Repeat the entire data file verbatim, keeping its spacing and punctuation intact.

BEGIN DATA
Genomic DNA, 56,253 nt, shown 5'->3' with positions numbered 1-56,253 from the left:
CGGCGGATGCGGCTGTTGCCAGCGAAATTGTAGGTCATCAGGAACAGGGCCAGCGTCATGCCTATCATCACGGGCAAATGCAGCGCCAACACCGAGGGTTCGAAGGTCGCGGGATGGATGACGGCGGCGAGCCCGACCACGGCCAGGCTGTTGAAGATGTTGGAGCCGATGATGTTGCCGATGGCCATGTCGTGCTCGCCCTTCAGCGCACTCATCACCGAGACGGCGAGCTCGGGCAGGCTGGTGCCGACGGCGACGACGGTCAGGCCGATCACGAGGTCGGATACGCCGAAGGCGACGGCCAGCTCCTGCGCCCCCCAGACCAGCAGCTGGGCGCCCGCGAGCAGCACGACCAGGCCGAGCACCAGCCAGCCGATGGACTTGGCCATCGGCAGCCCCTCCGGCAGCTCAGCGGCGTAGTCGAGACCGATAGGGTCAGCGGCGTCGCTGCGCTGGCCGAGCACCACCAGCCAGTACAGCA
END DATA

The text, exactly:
Genomic DNA, 56,253 nt, shown 5'->3' with positions numbered 1-56,253 from the left:
CGGCGGATGCGGCTGTTGCCAGCGAAATTGTAGGTCATCAGGAACAGGGCCAGCGTCATGCCTATCATCACGGGCAAATGCAGCGCCAACACCGAGGGTTCGAAGGTCGCGGGATGGATGACGGCGGCGAGCCCGACCACGGCCAGGCTGTTGAAGATGTTGGAGCCGATGATGTTGCCGATGGCCATGTCGTGCTCGCCCTTCAGCGCACTCATCACCGAGACGGCGAGCTCGGGCAGGCTGGTGCCGACGGCGACGACGGTCAGGCCGATCACGAGGTCGGATACGCCGAAGGCGACGGCCAGCTCCTGCGCCCCCCAGACCAGCAGCTGGGCGCCCGCGAGCAGCACGACCAGGCCGAGCACCAGCCAGCCGATGGACTTGGCCATCGGCAGCCCCTCCGGCAGCTCAGCGGCGTAGTCGAGACCGATAGGGTCAGCGGCGTCGCTGCGCTGGCCGAGCACCACCAGCCAGTACAGCA